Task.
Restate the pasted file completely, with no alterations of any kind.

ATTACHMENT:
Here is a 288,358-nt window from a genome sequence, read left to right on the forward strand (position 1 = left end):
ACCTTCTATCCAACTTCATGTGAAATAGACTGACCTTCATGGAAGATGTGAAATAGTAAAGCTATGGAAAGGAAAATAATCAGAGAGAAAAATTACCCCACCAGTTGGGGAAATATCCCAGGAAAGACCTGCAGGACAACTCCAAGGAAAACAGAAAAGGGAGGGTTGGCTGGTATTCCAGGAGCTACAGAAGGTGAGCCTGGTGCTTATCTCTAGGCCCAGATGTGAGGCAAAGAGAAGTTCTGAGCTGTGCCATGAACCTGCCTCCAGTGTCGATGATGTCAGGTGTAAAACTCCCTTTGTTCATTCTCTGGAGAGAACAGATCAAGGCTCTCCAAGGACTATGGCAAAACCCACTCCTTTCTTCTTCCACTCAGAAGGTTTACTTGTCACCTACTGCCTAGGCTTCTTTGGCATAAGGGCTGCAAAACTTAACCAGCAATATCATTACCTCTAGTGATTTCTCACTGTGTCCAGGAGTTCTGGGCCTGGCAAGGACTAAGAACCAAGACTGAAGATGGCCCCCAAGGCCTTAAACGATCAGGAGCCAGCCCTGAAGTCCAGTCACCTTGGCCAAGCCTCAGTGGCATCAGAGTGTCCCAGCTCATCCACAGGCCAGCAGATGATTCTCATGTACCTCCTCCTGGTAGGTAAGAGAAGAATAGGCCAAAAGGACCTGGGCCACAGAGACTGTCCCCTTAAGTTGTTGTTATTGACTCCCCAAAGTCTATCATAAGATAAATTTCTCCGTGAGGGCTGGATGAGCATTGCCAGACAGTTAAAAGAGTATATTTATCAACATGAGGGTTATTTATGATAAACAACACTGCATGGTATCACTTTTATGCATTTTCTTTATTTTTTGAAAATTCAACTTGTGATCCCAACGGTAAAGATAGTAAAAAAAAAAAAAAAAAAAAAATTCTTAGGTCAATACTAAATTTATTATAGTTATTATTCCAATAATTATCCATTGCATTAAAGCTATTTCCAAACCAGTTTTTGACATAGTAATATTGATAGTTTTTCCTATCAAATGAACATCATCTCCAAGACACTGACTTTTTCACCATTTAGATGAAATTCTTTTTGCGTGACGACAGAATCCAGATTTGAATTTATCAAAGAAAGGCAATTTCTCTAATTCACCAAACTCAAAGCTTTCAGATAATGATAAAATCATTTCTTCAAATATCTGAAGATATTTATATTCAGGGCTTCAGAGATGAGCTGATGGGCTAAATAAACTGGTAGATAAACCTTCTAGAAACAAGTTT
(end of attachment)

Here is a 288,358-nt window from a genome sequence, read left to right on the forward strand (position 1 = left end):
ACCTTCTATCCAACTTCATGTGAAATAGACTGACCTTCATGGAAGATGTGAAATAGTAAAGCTATGGAAAGGAAAATAATCAGAGAGAAAAATTACCCCACCAGTTGGGGAAATATCCCAGGAAAGACCTGCAGGACAACTCCAAGGAAAACAGAAAAGGGAGGGTTGGCTGGTATTCCAGGAGCTACAGAAGGTGAGCCTGGTGCTTATCTCTAGGCCCAGATGTGAGGCAAAGAGAAGTTCTGAGCTGTGCCATGAACCTGCCTCCAGTGTCGATGATGTCAGGTGTAAAACTCCCTTTGTTCATTCTCTGGAGAGAACAGATCAAGGCTCTCCAAGGACTATGGCAAAACCCACTCCTTTCTTCTTCCACTCAGAAGGTTTACTTGTCACCTACTGCCTAGGCTTCTTTGGCATAAGGGCTGCAAAACTTAACCAGCAATATCATTACCTCTAGTGATTTCTCACTGTGTCCAGGAGTTCTGGGCCTGGCAAGGACTAAGAACCAAGACTGAAGATGGCCCCCAAGGCCTTAAACGATCAGGAGCCAGCCCTGAAGTCCAGTCACCTTGGCCAAGCCTCAGTGGCATCAGAGTGTCCCAGCTCATCCACAGGCCAGCAGATGATTCTCATGTACCTCCTCCTGGTAGGTAAGAGAAGAATAGGCCAAAAGGACCTGGGCCACAGAGACTGTCCCCTTAAGTTGTTGTTATTGACTCCCCAAAGTCTATCATAAGATAAATTTCTCCGTGAGGGCTGGATGAGCATTGCCAGACAGTTAAAAGAGTATATTTATCAACATGAGGGTTATTTATGATAAACAACACTGCATGGTATCACTTTTATGCATTTTCTTTATTTTTTGAAAATTCAACTTGTGATCCCAACGGTAAAGATAGTAAAAAAAAAAAAAAAAAAAAAATTCTTAGGTCAATACTAAATTTATTATAGTTATTATTCCAATAATTATCCATTGCATTAAAGCTATTTCCAAACCAGTTTTTGACATAGTAATATTGATAGTTTTTCCTATCAAATGAACATCATCTCCAAGACACTGACTTTTTCACCATTTAGATGAAATTCTTTTTGCGTGACGACAGAATCCAGATTTGAATTTATCAAAGAAAGGCAATTTCTCTAATTCACCAAACTCAAAGCTTTCAGATAATGATAAAATCATTTCTTCAAATATCTGAAGATATTTATATTCAGGGCTTCAGAGATGAGCTGATGGGCTAAATAAACTGGTAGATAAACCTTCTAGAAACAAGTTT